Pressure Transducer Delivers water level monitoring in emergency tank shower!

24/11/2014

Applied Measurements were recently contacted by spill control and containment manufacturer Empteezy, to provide a sensor to be used within an emergency tank shower.  The emergency tank shower is ideal for use in locations where a constant water supply and adequate water pressure cannot be guaranteed.

Emergency_showerThe Challenge 
To ensure the emergency tank shower is able to provide a flow of 75.7ltrs per minute of water for 15 minutes, fulfilling the ANSI Z358.1 regulations for emergency tank showers.

The Problem 
Once a gravity fed shower is switched on and the water level within the tank drops, both the water pressure and the flow rate at the shower head decreases.  In order to achieve the flow rate of 75.7ltrs per minute of water for the full 15 minutes, the emergency tank shower needs to contain a minimum of 2000ltrs of water within the tank.

The Solution
Applied Measurements provided Empteezy with a Pi600 series pressure transducer.  The pressure transducer was connected and calibrated to the digital readout scale on the front of the shower, giving an accurate reading of the litres of water remaining in the tank.  When the water level falls below the minimum safety level, a signal is sent to the sounder strobe alarm on the front of the shower.  This signal has a dual function. Firstly, alerting safety personnel that the water level has dropped below the minimum, notifying them to refill the shower to achieve the required flow rate and water pressure. Secondly, that the shower has been operated and an injured employee may need assistance.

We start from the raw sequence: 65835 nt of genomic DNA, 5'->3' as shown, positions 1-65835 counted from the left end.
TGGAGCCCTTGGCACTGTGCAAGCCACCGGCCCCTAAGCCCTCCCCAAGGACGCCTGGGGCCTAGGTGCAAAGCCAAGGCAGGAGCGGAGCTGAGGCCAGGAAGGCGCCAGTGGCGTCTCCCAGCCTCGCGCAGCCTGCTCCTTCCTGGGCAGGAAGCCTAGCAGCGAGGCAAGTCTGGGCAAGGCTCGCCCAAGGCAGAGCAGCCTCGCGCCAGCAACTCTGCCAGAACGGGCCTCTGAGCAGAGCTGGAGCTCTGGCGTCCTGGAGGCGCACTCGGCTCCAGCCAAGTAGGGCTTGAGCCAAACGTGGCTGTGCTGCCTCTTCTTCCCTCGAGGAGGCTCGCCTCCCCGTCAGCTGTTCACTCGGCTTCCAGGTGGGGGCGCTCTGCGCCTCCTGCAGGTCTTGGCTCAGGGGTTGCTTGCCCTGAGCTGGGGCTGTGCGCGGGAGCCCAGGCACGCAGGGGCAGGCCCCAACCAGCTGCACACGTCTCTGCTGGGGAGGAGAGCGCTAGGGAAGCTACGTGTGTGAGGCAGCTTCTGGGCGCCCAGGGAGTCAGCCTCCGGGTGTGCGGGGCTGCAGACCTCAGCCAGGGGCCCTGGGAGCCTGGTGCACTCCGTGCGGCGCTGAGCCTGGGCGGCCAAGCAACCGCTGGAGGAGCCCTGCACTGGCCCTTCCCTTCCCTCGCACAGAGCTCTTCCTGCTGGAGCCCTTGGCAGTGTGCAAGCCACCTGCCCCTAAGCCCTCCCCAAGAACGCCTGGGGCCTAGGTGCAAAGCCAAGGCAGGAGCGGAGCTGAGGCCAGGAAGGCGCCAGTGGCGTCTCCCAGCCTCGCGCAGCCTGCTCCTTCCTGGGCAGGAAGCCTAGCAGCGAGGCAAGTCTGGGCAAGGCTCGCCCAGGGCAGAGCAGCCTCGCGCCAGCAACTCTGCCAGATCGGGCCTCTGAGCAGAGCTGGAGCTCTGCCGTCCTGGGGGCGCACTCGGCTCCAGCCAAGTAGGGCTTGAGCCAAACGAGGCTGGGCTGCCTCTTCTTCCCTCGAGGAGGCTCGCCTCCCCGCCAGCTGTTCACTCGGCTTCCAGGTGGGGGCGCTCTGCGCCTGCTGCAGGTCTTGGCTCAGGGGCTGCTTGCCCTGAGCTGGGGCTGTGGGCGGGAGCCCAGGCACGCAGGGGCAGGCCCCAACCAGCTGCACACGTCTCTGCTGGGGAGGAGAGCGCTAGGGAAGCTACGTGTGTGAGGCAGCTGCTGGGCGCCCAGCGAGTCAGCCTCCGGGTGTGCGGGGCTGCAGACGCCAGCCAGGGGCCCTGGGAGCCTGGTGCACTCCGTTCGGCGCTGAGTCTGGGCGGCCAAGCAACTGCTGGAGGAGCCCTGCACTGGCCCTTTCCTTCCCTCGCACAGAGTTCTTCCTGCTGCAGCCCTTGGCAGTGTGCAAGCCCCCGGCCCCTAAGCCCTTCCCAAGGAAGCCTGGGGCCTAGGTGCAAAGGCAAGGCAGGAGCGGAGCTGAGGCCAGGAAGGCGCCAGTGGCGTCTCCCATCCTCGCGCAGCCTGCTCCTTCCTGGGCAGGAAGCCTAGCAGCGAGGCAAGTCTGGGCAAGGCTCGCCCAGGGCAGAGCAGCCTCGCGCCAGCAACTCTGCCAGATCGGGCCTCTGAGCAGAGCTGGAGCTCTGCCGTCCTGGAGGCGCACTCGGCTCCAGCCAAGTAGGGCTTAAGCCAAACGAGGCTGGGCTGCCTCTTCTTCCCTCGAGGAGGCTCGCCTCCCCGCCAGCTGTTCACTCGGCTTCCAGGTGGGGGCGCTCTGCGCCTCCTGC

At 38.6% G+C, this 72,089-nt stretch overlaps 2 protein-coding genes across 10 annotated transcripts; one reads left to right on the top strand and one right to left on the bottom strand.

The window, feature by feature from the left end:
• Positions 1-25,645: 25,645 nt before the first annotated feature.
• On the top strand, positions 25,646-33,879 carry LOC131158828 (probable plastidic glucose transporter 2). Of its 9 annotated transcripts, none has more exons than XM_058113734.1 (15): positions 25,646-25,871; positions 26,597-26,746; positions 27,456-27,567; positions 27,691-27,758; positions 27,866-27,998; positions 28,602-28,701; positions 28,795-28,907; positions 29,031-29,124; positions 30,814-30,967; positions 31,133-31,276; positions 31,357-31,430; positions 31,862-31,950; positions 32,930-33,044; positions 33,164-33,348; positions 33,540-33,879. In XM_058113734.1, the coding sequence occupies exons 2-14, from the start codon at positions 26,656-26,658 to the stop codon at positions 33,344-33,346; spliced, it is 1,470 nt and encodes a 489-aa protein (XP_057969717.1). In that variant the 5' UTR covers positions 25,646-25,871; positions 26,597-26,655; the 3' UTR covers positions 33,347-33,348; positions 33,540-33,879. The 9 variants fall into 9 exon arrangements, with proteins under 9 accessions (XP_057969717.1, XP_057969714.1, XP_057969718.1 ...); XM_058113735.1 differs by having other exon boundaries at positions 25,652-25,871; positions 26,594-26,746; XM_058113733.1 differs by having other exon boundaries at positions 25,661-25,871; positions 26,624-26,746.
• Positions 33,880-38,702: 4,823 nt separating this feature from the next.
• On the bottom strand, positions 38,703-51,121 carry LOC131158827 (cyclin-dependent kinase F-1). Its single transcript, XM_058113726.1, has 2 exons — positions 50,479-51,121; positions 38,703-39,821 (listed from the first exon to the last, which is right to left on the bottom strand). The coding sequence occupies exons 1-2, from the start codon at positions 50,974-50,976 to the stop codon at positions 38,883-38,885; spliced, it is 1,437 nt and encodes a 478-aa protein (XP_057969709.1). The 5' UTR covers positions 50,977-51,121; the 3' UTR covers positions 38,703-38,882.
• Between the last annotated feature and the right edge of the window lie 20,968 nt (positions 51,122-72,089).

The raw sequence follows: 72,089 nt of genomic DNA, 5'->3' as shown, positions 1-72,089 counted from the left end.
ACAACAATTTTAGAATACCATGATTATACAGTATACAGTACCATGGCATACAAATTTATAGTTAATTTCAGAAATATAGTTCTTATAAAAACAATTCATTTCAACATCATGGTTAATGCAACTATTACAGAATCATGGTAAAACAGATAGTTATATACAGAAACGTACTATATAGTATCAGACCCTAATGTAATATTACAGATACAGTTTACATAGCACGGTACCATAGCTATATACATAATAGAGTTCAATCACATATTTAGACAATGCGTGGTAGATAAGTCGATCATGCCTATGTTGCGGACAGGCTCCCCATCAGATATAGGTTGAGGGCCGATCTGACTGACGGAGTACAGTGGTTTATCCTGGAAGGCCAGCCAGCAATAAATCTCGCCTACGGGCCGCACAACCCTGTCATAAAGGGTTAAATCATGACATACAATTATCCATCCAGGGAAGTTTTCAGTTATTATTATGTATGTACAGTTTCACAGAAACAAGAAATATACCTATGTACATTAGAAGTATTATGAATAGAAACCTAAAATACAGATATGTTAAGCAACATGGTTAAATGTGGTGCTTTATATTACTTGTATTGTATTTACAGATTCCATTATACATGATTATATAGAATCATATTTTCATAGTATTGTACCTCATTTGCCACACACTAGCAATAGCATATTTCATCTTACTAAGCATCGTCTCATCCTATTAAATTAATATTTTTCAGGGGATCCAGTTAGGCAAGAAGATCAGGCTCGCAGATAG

Pi600The Pi600 Series of Pressure Transducers
The Pi600 series of pressure sensors are designed for the measurement of gas and liquid pressure across a wide range of general purpose and industrial applications such as hydraulics, medical, research and development, meteorology and food processing.  Constructed from stainless steel with a ceramic diaphragm and viton ‘O’ ring seal as standard, they are designed to be extremely rugged, yet compact in design.

Key Features Include:

  • Ranges 0-50mbar up to 0-700bar
  • Wide Variety of Outputs: mV/ Volts / mA
  • Can be Offered Calibrated in Metres Water Gauge
  • Sealed to IP65 (plug & socket) or IP66/68 (Cable)
  • Accuracy: <±0.25%/FS (0.1% option)
  • Gauge or Absolute Versions
  • Various Pressure Port Options (G1/4” male as standard)
  • Excellent Chemical and Abrasion Resistance
  • Rugged Construction